- holistic: realist evaluation is highly sensitive to context and conditions, asking not just 'what has worked' but 'what has worked in what circumstances'. The conditions that support the change to happen are a key part of any assessment of generalisability.
- complex: a realist evaluation approach can help make sense of the complex processes underlying programmes by formulating plausible explanations
The Positive Deviance approach treats generalisability in a slightly different way. Investigators work with communities using participatory approaches to identify outliers to the norm; people or groups who stand out as positive cases, deviating from the general trends. The Positive Deviant approach then seeks to 'discover' the uncommon behaviours and strategies that led to better solutions to problems. This informs a “Design” of initiatives to make more widespread (or 'scale up') the use of solutions through iterative processes. This approach is consistent with the C4D Evaluation Framework in the following ways:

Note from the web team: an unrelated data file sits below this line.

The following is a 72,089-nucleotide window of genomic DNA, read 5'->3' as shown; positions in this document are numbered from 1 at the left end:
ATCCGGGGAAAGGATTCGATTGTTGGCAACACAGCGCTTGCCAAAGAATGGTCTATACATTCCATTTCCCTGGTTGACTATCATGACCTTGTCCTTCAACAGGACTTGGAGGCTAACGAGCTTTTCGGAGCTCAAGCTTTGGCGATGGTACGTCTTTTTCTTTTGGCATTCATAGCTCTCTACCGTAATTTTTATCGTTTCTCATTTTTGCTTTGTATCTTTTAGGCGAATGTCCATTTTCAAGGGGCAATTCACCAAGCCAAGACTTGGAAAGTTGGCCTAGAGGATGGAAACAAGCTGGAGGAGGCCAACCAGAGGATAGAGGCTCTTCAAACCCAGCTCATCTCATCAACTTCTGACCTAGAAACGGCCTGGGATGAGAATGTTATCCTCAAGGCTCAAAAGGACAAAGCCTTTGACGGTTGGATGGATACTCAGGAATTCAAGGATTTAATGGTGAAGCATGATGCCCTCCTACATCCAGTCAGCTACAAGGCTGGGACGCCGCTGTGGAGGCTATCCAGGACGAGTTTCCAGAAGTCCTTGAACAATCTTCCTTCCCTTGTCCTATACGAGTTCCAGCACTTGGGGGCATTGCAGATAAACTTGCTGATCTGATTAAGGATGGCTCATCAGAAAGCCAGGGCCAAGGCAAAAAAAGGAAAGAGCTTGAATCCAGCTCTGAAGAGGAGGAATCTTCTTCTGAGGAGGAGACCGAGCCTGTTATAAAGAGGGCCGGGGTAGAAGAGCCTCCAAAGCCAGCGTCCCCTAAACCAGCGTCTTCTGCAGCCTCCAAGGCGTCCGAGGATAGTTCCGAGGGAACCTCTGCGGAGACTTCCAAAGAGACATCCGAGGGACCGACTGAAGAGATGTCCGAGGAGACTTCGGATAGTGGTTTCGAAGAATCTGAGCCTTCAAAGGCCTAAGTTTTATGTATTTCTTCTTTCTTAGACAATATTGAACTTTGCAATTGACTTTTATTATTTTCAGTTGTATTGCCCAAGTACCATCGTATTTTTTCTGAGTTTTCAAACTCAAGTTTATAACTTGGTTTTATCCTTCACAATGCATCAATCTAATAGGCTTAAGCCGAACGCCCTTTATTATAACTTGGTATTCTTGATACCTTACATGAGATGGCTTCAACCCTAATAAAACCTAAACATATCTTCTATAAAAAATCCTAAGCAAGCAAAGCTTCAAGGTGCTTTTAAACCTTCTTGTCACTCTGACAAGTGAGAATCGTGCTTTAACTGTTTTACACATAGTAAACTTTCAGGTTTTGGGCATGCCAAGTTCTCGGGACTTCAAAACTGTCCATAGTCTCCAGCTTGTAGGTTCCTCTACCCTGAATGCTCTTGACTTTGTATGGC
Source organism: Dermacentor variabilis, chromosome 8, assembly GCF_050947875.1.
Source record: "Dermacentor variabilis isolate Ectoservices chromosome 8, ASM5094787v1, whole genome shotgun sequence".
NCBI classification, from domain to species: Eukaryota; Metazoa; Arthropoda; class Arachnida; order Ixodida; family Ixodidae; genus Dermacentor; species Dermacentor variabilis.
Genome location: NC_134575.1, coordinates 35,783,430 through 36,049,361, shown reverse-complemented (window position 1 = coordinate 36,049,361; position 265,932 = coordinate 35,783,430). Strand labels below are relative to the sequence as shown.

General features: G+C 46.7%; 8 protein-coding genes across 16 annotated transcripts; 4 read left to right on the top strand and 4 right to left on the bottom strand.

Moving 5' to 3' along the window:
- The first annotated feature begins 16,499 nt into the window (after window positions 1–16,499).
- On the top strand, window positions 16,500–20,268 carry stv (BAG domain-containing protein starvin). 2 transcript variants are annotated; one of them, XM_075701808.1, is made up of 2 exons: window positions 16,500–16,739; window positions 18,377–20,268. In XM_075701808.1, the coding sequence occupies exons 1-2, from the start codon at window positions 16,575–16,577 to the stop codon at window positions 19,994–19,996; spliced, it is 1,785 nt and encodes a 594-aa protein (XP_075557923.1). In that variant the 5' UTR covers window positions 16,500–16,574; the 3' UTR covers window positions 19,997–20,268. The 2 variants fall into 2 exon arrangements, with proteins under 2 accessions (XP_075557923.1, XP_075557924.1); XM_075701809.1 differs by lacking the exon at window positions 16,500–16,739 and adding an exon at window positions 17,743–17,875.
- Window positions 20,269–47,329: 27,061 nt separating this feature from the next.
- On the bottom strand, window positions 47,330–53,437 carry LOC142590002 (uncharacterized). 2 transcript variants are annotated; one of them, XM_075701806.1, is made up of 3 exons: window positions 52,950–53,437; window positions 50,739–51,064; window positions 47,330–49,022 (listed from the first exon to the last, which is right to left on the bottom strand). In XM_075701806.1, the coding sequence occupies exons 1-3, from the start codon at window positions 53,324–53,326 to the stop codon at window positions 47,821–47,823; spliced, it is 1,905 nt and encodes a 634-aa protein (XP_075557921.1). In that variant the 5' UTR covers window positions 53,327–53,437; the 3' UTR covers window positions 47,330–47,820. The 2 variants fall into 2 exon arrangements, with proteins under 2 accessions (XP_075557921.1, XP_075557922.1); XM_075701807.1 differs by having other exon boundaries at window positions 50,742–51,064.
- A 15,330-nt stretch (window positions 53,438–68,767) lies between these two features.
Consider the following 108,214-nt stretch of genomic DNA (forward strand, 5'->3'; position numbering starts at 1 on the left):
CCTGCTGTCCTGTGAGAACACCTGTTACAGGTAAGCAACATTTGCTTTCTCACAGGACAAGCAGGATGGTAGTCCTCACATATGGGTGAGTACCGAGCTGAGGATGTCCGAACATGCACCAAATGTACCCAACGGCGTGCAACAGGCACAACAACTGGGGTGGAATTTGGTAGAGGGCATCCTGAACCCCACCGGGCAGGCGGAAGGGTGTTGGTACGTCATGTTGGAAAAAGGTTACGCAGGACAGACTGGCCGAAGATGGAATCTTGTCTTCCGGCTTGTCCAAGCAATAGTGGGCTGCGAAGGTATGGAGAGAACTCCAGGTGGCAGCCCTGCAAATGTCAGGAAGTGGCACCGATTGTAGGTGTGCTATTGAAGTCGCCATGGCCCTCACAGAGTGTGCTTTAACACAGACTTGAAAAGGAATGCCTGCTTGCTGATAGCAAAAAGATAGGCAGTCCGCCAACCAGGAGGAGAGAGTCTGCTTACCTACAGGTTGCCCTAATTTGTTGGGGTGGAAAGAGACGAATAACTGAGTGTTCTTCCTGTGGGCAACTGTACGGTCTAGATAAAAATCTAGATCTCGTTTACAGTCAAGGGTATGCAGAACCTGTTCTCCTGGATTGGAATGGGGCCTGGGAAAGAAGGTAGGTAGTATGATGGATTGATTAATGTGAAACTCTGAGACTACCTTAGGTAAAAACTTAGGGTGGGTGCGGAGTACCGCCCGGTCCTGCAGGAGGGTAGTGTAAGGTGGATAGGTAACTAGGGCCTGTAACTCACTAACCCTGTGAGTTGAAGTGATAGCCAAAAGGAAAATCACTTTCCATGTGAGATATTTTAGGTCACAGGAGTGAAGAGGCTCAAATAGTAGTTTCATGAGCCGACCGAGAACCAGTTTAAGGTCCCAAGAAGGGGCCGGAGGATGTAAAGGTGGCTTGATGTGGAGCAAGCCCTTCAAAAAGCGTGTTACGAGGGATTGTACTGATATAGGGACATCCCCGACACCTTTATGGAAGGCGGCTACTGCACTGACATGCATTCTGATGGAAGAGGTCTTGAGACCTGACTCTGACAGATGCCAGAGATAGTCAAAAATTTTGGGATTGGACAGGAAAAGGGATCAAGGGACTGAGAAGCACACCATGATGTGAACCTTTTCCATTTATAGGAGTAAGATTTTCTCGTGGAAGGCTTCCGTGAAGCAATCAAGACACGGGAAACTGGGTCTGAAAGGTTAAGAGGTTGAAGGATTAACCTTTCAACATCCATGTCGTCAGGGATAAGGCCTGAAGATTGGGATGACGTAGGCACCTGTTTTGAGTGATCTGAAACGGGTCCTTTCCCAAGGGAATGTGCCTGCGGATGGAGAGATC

- participatory: the approach is premised on the belief that communities already have the expertise and solutions to solve their own problems, participatory and community-driven approaches to discovering and analysing these are key.
- learning based: positive deviance treats generalisability of solutions from one positive case as a goal that can be achieved through iterative and action oriented processes to test and assess solutions.